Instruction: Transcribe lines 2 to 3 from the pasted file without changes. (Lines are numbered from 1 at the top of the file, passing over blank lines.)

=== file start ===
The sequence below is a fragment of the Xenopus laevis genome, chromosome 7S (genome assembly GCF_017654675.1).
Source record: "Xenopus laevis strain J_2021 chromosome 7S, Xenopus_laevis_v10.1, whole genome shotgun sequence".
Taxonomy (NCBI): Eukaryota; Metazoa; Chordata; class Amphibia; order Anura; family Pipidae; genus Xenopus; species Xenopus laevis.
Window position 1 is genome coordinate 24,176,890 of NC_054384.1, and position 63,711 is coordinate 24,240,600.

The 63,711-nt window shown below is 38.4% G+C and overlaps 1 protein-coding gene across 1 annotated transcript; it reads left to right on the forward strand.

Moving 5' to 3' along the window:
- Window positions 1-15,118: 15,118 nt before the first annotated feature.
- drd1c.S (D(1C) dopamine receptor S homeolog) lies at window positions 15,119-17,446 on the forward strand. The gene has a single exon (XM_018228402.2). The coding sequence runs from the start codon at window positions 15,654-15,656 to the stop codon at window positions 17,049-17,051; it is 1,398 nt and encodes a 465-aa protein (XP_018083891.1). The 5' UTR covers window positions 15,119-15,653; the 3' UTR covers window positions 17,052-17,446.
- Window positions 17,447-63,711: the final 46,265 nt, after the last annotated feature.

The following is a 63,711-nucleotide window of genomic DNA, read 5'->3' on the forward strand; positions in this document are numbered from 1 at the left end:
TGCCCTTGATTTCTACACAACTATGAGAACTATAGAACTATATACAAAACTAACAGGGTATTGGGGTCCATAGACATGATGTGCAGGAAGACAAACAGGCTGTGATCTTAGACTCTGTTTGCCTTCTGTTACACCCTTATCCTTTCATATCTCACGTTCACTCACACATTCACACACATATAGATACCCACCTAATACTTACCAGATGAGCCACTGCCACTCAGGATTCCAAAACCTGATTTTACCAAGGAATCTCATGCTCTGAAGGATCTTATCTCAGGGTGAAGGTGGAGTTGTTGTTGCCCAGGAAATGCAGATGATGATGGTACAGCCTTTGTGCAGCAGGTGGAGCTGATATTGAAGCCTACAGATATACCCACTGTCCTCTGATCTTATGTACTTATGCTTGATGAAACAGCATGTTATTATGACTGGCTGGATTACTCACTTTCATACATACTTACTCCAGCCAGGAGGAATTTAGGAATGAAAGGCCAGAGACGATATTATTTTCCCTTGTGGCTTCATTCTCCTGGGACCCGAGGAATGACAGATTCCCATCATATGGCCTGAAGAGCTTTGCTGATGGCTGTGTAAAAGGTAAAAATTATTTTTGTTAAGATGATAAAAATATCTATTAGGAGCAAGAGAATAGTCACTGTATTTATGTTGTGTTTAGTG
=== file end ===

Source record: "Xenopus laevis strain J_2021 chromosome 7S, Xenopus_laevis_v10.1, whole genome shotgun sequence".
Taxonomy (NCBI): Eukaryota; Metazoa; Chordata; class Amphibia; order Anura; family Pipidae; genus Xenopus; species Xenopus laevis.